Art Home | ARTH Courses | ARTH 212 Assignments

Lorsch Gospels

The Lorsch Gospels was one of the principal treasures of the monastery of Lorsch, near Worms Germany, was founded in 764. It became one of the wealthiest Carolingian Imperial monasteries. Charlemagne himself was present at the consecration of the second Abby Church of St. Nazarius in 774.

The Lorsch Gospels apparently was the last extant in a series of ceremonial manuscripts produced at the Court of Charlemagne. The book was written and illuminated in Aachen before Charlemagne's death in 814, probably about 810.

As a gift presumably given by Charlemagne to one of his principal monasteries,Gospel books were made primarily for liturgical use. The elaborate ivory covers representing the Madonna and Child and Christ:


Quattuor ergo viros animalia sancta figurant Sacra salutfieri narrantes munera Christi: The Sacred animals represent the four men Who report the sacred gifts of Christ the Saviour


Each of the four Gospels begins with a title page and an initial page. Of these the opening of St Matthew is given special prominence. It alone adopts the Insular tradition of a full-page initial. While this format along with decorative details like the interlace patterns clearly demonstrate the influence of the Insular tradition, a comparison of this page to the corresponding page from the Book of Kells indicates different approaches to book design. Ornamental details like the decorative motifs in the outer border, derived from metalwork, along with the painted copies of Antique gems clearly demonstrate how the manuscript is a mixing of Insular and Classical traditions.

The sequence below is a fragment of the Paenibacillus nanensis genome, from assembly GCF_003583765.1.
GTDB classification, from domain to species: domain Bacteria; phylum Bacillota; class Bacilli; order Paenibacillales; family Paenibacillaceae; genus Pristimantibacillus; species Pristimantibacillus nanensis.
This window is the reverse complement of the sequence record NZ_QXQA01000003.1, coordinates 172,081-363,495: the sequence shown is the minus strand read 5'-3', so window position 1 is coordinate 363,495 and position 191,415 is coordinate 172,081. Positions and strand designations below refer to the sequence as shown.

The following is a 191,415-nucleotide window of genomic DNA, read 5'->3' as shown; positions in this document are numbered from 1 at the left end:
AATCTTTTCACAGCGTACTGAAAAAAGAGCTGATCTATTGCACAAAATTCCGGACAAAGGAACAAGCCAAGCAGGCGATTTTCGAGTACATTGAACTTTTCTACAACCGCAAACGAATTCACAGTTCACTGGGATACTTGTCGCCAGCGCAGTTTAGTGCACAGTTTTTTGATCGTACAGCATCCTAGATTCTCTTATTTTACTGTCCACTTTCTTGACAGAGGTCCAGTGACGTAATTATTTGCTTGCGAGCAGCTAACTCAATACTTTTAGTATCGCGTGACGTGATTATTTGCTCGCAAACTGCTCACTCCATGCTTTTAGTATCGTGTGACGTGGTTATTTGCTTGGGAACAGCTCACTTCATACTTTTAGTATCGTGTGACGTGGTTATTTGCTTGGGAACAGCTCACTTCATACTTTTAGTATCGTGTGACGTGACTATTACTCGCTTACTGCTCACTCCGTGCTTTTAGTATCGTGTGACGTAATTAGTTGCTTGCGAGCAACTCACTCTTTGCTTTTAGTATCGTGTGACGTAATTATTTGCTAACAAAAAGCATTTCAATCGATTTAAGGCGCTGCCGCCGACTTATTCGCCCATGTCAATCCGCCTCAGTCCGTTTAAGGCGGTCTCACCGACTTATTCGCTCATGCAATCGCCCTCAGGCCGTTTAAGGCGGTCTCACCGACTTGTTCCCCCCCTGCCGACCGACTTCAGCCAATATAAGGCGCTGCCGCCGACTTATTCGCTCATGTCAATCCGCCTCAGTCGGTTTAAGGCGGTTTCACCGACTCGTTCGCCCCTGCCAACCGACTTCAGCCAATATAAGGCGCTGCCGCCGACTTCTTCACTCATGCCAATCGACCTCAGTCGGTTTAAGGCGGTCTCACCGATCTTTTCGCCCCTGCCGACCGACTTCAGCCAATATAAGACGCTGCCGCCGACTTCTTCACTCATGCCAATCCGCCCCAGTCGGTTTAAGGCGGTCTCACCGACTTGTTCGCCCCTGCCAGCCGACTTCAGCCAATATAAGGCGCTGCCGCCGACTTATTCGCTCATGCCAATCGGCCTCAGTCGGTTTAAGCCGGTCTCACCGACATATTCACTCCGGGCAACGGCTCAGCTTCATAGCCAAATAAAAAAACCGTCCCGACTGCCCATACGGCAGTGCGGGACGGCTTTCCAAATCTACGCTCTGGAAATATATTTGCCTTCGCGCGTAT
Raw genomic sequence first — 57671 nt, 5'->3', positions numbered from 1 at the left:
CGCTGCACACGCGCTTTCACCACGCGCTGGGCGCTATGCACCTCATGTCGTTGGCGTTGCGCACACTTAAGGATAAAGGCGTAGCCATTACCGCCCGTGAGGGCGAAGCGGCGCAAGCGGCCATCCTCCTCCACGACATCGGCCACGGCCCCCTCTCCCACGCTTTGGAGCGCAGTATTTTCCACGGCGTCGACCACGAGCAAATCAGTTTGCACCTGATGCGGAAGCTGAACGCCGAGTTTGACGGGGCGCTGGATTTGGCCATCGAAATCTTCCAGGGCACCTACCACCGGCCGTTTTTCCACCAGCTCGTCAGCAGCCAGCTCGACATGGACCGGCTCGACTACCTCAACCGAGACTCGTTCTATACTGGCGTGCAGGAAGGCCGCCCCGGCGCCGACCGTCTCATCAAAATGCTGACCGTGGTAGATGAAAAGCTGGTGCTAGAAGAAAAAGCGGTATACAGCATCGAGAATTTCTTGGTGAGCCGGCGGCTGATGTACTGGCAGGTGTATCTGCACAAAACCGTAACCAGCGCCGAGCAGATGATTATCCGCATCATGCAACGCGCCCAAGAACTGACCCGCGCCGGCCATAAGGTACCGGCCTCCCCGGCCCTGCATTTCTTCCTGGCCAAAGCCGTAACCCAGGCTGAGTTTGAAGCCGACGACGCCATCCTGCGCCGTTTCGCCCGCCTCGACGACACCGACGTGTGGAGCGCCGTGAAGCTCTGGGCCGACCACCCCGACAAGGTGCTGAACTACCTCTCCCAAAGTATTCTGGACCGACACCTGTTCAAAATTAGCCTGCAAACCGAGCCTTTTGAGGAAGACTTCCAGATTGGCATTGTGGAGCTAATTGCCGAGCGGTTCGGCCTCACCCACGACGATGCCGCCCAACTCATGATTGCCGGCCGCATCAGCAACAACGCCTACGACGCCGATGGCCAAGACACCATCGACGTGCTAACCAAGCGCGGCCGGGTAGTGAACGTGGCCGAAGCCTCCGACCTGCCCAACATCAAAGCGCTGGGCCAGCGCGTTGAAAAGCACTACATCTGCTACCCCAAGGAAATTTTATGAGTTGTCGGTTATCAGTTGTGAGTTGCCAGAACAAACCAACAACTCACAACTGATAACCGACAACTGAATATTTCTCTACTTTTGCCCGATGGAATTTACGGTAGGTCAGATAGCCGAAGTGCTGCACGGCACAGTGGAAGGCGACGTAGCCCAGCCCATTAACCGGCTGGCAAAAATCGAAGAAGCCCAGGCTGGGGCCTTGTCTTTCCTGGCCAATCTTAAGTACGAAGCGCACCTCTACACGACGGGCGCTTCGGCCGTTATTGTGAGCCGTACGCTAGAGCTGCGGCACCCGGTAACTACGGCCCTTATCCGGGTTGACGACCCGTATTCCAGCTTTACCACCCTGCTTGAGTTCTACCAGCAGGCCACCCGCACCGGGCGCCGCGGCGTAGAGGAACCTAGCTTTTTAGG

f. 13v: Evangelist Portrait of St. Matthew

f. 14: Incipit of "Argument" for the Book of Matthew. The miniature shows the generations of Christ. Christ appears in the mandorla in the center. He is flanked by three groups of fourteen men. At the center of each group is a major ancestor of Christ: the patriarchs Abraham, David, and Jechonias. The images of the three ancestors are treated like portraits as seen in Late Antique imperial images.